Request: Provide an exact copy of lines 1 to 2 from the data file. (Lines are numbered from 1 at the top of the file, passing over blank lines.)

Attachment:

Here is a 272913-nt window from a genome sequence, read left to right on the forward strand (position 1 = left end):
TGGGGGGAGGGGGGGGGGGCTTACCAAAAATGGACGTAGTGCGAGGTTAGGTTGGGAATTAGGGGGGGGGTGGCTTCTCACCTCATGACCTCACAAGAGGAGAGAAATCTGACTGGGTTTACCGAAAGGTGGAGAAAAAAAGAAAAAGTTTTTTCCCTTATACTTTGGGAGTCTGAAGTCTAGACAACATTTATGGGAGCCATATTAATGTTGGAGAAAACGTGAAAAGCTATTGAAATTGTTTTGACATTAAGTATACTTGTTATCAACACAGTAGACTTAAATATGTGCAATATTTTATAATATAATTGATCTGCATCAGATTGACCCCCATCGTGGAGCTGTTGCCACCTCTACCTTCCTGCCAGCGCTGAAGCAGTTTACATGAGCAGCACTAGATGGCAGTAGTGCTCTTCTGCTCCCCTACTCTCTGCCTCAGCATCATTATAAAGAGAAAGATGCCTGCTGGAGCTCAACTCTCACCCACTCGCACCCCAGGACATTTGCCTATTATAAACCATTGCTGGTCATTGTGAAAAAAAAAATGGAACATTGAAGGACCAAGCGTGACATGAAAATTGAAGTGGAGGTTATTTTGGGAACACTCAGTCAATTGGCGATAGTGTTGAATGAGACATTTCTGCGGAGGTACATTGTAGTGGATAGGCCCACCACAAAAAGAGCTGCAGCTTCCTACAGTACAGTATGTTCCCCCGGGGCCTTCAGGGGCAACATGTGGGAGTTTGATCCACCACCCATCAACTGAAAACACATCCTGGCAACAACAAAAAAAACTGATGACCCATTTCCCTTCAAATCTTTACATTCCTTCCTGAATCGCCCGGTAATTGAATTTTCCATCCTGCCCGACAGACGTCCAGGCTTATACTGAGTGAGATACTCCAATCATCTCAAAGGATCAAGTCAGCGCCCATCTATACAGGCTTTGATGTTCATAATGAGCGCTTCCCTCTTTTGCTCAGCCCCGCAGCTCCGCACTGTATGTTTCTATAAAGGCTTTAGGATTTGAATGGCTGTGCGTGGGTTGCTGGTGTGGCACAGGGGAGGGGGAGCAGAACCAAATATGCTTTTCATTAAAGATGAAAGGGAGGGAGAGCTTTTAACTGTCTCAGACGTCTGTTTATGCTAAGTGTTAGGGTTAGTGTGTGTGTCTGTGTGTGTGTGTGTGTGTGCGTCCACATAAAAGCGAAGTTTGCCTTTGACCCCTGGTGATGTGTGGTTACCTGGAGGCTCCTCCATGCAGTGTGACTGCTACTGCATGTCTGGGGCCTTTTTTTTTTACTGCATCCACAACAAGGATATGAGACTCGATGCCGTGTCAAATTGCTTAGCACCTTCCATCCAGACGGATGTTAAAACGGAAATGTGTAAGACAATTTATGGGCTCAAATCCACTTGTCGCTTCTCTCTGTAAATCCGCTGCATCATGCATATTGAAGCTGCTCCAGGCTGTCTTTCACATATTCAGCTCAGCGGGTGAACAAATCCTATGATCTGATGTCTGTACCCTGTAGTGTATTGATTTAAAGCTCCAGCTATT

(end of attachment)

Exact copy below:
Here is a 272913-nt window from a genome sequence, read left to right on the forward strand (position 1 = left end):
TGGGGGGAGGGGGGGGGGGCTTACCAAAAATGGACGTAGTGCGAGGTTAGGTTGGGAATTAGGGGGGGGGTGGCTTCTCACCTCATGACCTCACAAGAGGAGAGAAATCTGACTGGGTTTACCGAAAGGTGGAGAAAAAAAGAAAAAGTTTTTTCCCTTATACTTTGGGAGTCTGAAGTCTAGACAACATTTATGGGAGCCATATTAATGTTGGAGAAAACGTGAAAAGCTATTGAAATTGTTTTGACATTAAGTATACTTGTTATCAACACAGTAGACTTAAATATGTGCAATATTTTATAATATAATTGATCTGCATCAGATTGACCCCCATCGTGGAGCTGTTGCCACCTCTACCTTCCTGCCAGCGCTGAAGCAGTTTACATGAGCAGCACTAGATGGCAGTAGTGCTCTTCTGCTCCCCTACTCTCTGCCTCAGCATCATTATAAAGAGAAAGATGCCTGCTGGAGCTCAACTCTCACCCACTCGCACCCCAGGACATTTGCCTATTATAAACCATTGCTGGTCATTGTGAAAAAAAAAATGGAACATTGAAGGACCAAGCGTGACATGAAAATTGAAGTGGAGGTTATTTTGGGAACACTCAGTCAATTGGCGATAGTGTTGAATGAGACATTTCTGCGGAGGTACATTGTAGTGGATAGGCCCACCACAAAAAGAGCTGCAGCTTCCTACAGTACAGTATGTTCCCCCGGGGCCTTCAGGGGCAACATGTGGGAGTTTGATCCACCACCCATCAACTGAAAACACATCCTGGCAACAACAAAAAAAACTGATGACCCATTTCCCTTCAAATCTTTACATTCCTTCCTGAATCGCCCGGTAATTGAATTTTCCATCCTGCCCGACAGACGTCCAGGCTTATACTGAGTGAGATACTCCAATCATCTCAAAGGATCAAGTCAGCGCCCATCTATACAGGCTTTGATGTTCATAATGAGCGCTTCCCTCTTTTGCTCAGCCCCGCAGCTCCGCACTGTATGTTTCTATAAAGGCTTTAGGATTTGAATGGCTGTGCGTGGGTTGCTGGTGTGGCACAGGGGAGGGGGAGCAGAACCAAATATGCTTTTCATTAAAGATGAAAGGGAGGGAGAGCTTTTAACTGTCTCAGACGTCTGTTTATGCTAAGTGTTAGGGTTAGTGTGTGTGTCTGTGTGTGTGTGTGTGTGTGCGTCCACATAAAAGCGAAGTTTGCCTTTGACCCCTGGTGATGTGTGGTTACCTGGAGGCTCCTCCATGCAGTGTGACTGCTACTGCATGTCTGGGGCCTTTTTTTTTTACTGCATCCACAACAAGGATATGAGACTCGATGCCGTGTCAAATTGCTTAGCACCTTCCATCCAGACGGATGTTAAAACGGAAATGTGTAAGACAATTTATGGGCTCAAATCCACTTGTCGCTTCTCTCTGTAAATCCGCTGCATCATGCATATTGAAGCTGCTCCAGGCTGTCTTTCACATATTCAGCTCAGCGGGTGAACAAATCCTATGATCTGATGTCTGTACCCTGTAGTGTATTGATTTAAAGCTCCAGCTATT